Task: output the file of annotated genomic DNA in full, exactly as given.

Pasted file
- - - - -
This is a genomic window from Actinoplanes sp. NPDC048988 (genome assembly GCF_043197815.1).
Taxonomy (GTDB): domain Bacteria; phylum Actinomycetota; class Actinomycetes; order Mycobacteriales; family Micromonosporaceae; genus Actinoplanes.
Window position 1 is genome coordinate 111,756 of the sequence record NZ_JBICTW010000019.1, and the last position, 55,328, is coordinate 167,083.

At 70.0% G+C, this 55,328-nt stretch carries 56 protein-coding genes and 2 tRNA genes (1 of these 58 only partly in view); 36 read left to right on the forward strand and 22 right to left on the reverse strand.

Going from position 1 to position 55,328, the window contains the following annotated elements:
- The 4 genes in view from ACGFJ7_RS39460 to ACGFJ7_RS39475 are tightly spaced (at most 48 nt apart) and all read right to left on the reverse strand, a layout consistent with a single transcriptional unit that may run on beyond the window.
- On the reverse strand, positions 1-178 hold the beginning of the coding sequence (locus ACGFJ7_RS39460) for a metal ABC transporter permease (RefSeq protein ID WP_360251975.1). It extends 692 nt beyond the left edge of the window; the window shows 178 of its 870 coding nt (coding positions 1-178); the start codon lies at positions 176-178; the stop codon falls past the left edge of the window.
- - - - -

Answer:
This is a genomic window from Actinoplanes sp. NPDC048988 (genome assembly GCF_043197815.1).
Taxonomy (GTDB): domain Bacteria; phylum Actinomycetota; class Actinomycetes; order Mycobacteriales; family Micromonosporaceae; genus Actinoplanes.
Window position 1 is genome coordinate 111,756 of the sequence record NZ_JBICTW010000019.1, and the last position, 55,328, is coordinate 167,083.

At 70.0% G+C, this 55,328-nt stretch carries 56 protein-coding genes and 2 tRNA genes (1 of these 58 only partly in view); 36 read left to right on the forward strand and 22 right to left on the reverse strand.

Going from position 1 to position 55,328, the window contains the following annotated elements:
- The 4 genes in view from ACGFJ7_RS39460 to ACGFJ7_RS39475 are tightly spaced (at most 48 nt apart) and all read right to left on the reverse strand, a layout consistent with a single transcriptional unit that may run on beyond the window.
- On the reverse strand, positions 1-178 hold the beginning of the coding sequence (locus ACGFJ7_RS39460) for a metal ABC transporter permease (RefSeq protein ID WP_360251975.1). It extends 692 nt beyond the left edge of the window; the window shows 178 of its 870 coding nt (coding positions 1-178); the start codon lies at positions 176-178; the stop codon falls past the left edge of the window.